As the stock market roars to yet another record, the thought of a certain senator from Massachusetts occupying the Oval Office sends terror through Wall Street.
Over the past few months, Senator Elizabeth Warren has surged to frontrunner status in the 2020 Democratic Primary. But not everyone is thrilled about the prospects of a Warren administration. In the business community, there is a broad consensus that a Warren presidency would be disastrous.
Wealth taxes, bans on stock buybacks and nationalized health care are just a few of Senator Warren’s proposals that send shivers down the spines of Wall Street investors.
But, it is not only Warren’s policy proposals that frighten the business community, but it is also her unapologetic war against capitalism and what she calls the “billionaire class.”
Warren’s recent public feuds with former hedge fund manager Leon Cooperman and Microsoft founder Bill Gates emphasize her unfavorable views of the wealthy.
However, Warren’s rise has much less to do with America’s disdain for particular wealthy individuals as it does with America’s increasingly negative views toward capitalism.
For decades capitalism and America were synonymous. Generations of Americans grew up believing that America became the most prosperous nation in human history because of the free market, not in spite of it.
Today, America’s views on economics have shifted dramatically. According to a Pew Research poll conducted in June 2019, 42 percent of Americans have a favorable view of socialism making it the highest support for socialism since the poll’s conception.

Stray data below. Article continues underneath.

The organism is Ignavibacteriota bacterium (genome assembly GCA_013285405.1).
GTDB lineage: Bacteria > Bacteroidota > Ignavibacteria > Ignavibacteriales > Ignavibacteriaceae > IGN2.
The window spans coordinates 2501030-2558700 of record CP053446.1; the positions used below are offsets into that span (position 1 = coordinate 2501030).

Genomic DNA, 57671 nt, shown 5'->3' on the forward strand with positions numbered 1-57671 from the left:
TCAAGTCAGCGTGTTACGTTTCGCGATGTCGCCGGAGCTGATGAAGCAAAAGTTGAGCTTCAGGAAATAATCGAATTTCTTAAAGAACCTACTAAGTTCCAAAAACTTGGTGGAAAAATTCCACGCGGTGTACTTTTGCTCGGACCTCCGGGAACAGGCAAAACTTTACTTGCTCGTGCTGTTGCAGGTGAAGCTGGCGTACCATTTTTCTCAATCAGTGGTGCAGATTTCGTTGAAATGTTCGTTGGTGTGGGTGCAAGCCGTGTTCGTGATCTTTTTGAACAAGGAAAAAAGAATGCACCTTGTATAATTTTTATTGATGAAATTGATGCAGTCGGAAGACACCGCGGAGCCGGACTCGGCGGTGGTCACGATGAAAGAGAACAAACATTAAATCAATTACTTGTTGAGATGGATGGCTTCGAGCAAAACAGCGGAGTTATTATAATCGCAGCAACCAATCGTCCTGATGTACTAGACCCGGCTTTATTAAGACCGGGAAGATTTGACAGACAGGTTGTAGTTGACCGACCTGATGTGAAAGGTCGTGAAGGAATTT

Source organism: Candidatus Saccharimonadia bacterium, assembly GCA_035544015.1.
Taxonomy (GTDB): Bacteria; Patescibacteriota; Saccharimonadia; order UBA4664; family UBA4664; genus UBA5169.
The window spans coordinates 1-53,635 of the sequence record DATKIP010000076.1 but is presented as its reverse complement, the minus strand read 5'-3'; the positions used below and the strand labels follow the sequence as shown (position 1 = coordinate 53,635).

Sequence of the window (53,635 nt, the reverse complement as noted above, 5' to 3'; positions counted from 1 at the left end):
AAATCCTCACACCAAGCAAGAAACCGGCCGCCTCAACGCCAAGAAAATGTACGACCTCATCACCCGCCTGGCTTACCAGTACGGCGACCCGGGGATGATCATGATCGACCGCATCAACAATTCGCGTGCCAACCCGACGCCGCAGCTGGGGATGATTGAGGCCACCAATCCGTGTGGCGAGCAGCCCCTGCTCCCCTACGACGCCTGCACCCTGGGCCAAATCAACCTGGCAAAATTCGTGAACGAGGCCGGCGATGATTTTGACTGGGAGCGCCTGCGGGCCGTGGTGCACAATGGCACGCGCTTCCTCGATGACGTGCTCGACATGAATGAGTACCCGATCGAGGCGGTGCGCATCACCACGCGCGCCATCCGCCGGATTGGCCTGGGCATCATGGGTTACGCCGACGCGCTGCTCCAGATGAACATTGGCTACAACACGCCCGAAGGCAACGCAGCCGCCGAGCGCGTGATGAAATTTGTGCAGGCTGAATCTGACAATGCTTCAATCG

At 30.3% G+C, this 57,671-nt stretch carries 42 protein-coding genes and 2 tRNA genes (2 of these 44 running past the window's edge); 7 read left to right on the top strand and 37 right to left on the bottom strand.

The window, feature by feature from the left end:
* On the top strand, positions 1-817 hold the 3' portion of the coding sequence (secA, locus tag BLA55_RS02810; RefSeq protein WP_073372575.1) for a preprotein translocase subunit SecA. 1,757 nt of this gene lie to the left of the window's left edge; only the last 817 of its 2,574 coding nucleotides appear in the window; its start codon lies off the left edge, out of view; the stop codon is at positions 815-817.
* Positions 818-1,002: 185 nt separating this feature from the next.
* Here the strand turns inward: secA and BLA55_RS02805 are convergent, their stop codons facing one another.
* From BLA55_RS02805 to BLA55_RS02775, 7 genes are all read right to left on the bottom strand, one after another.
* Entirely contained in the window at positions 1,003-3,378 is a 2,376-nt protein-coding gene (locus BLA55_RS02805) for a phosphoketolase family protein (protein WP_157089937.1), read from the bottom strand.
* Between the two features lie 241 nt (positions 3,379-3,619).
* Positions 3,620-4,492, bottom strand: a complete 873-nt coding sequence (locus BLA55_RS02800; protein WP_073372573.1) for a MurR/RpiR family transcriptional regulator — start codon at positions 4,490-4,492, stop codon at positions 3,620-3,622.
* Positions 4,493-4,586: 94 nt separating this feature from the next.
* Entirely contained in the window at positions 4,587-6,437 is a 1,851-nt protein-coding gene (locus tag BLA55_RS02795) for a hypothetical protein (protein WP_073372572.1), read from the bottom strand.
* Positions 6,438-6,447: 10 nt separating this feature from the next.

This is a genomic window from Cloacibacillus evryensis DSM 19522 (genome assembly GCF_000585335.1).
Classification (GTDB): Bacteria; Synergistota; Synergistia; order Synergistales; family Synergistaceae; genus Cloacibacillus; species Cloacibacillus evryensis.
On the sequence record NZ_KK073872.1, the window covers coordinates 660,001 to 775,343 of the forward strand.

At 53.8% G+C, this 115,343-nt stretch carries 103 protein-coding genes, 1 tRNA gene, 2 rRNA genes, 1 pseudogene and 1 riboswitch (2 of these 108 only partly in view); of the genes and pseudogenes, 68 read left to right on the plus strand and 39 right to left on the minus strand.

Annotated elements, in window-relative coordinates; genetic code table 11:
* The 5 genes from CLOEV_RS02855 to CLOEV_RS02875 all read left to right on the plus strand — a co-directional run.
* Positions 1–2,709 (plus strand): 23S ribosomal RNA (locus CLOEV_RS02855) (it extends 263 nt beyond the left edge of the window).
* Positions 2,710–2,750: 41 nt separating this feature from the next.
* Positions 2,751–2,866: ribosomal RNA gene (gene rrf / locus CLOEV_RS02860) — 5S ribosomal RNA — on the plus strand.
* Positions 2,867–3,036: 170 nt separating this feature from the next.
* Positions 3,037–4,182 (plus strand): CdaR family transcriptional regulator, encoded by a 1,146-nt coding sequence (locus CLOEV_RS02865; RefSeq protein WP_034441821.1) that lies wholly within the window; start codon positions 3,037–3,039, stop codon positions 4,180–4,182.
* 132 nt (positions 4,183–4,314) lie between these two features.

Warren believes she can ride this anti-capitalist wave all the way to the White House. Just as Reagan lead an era of free-market economics in the 1980s, Warren hopes to shift America in the opposite direction.
Warren points to a number of issues that she says are caused by business greed and can be solved by government intervention.
But what Senator Warren, who promises “structural change” if elected, fails to admit is that government alone has never fixed America’s biggest problems.
In fact, it is business, not the government, that is the greatest change agent in America today.
Drug companies working to cure disease and car manufacturers producing electric cars are just as important in terms of advancing society as government policies are.
Demonizing the business community may be effective at campaign stops and on Democratic debate stages, but it is a disastrous way to lead a country. And it is no less alienating than the polarizing tactics being used by the current president.
If America really wants to solve the big challenges that face our country, its citizens should support a government and business partnership, not the divisive politics that Warren’s campaign is built on.
David Gordon is a sophomore majoring in business.
Featured image source: flickr.com